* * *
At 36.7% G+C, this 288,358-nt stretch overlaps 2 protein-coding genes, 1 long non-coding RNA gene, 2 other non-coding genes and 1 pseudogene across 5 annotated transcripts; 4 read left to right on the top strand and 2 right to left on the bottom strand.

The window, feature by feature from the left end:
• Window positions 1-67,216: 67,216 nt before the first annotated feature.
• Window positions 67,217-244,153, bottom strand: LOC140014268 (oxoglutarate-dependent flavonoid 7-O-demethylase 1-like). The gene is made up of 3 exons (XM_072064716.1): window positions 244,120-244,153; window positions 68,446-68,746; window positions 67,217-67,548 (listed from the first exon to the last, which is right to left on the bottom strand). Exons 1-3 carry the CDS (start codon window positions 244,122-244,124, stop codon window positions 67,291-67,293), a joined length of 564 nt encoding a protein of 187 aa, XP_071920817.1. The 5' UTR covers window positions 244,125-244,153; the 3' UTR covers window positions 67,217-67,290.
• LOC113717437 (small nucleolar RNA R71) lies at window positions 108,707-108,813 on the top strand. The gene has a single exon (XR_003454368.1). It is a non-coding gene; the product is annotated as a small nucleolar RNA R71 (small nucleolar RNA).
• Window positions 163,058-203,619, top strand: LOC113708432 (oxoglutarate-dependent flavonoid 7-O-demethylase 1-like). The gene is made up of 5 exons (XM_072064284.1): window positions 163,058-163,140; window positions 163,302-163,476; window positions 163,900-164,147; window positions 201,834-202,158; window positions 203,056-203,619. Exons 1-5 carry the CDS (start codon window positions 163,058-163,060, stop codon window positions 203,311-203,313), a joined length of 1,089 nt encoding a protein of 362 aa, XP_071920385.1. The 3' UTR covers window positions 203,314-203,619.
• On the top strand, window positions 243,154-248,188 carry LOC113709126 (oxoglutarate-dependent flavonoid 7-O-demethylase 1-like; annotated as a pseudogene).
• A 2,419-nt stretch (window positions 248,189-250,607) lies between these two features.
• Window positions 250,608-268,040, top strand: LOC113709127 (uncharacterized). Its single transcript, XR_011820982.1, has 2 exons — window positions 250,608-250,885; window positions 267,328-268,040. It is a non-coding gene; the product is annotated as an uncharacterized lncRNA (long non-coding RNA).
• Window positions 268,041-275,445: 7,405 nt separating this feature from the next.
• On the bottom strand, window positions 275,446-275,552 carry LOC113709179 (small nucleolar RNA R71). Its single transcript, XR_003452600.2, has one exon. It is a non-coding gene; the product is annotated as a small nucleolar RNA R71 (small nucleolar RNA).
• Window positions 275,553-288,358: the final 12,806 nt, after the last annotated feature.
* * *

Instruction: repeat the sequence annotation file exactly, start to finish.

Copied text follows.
At 36.7% G+C, this 288,358-nt stretch overlaps 2 protein-coding genes, 1 long non-coding RNA gene, 2 other non-coding genes and 1 pseudogene across 5 annotated transcripts; 4 read left to right on the top strand and 2 right to left on the bottom strand.

The window, feature by feature from the left end:
• Window positions 1-67,216: 67,216 nt before the first annotated feature.
• Window positions 67,217-244,153, bottom strand: LOC140014268 (oxoglutarate-dependent flavonoid 7-O-demethylase 1-like). The gene is made up of 3 exons (XM_072064716.1): window positions 244,120-244,153; window positions 68,446-68,746; window positions 67,217-67,548 (listed from the first exon to the last, which is right to left on the bottom strand). Exons 1-3 carry the CDS (start codon window positions 244,122-244,124, stop codon window positions 67,291-67,293), a joined length of 564 nt encoding a protein of 187 aa, XP_071920817.1. The 5' UTR covers window positions 244,125-244,153; the 3' UTR covers window positions 67,217-67,290.
• LOC113717437 (small nucleolar RNA R71) lies at window positions 108,707-108,813 on the top strand. The gene has a single exon (XR_003454368.1). It is a non-coding gene; the product is annotated as a small nucleolar RNA R71 (small nucleolar RNA).
• Window positions 163,058-203,619, top strand: LOC113708432 (oxoglutarate-dependent flavonoid 7-O-demethylase 1-like). The gene is made up of 5 exons (XM_072064284.1): window positions 163,058-163,140; window positions 163,302-163,476; window positions 163,900-164,147; window positions 201,834-202,158; window positions 203,056-203,619. Exons 1-5 carry the CDS (start codon window positions 163,058-163,060, stop codon window positions 203,311-203,313), a joined length of 1,089 nt encoding a protein of 362 aa, XP_071920385.1. The 3' UTR covers window positions 203,314-203,619.
• On the top strand, window positions 243,154-248,188 carry LOC113709126 (oxoglutarate-dependent flavonoid 7-O-demethylase 1-like; annotated as a pseudogene).
• A 2,419-nt stretch (window positions 248,189-250,607) lies between these two features.
• Window positions 250,608-268,040, top strand: LOC113709127 (uncharacterized). Its single transcript, XR_011820982.1, has 2 exons — window positions 250,608-250,885; window positions 267,328-268,040. It is a non-coding gene; the product is annotated as an uncharacterized lncRNA (long non-coding RNA).
• Window positions 268,041-275,445: 7,405 nt separating this feature from the next.
• On the bottom strand, window positions 275,446-275,552 carry LOC113709179 (small nucleolar RNA R71). Its single transcript, XR_003452600.2, has one exon. It is a non-coding gene; the product is annotated as a small nucleolar RNA R71 (small nucleolar RNA).
• Window positions 275,553-288,358: the final 12,806 nt, after the last annotated feature.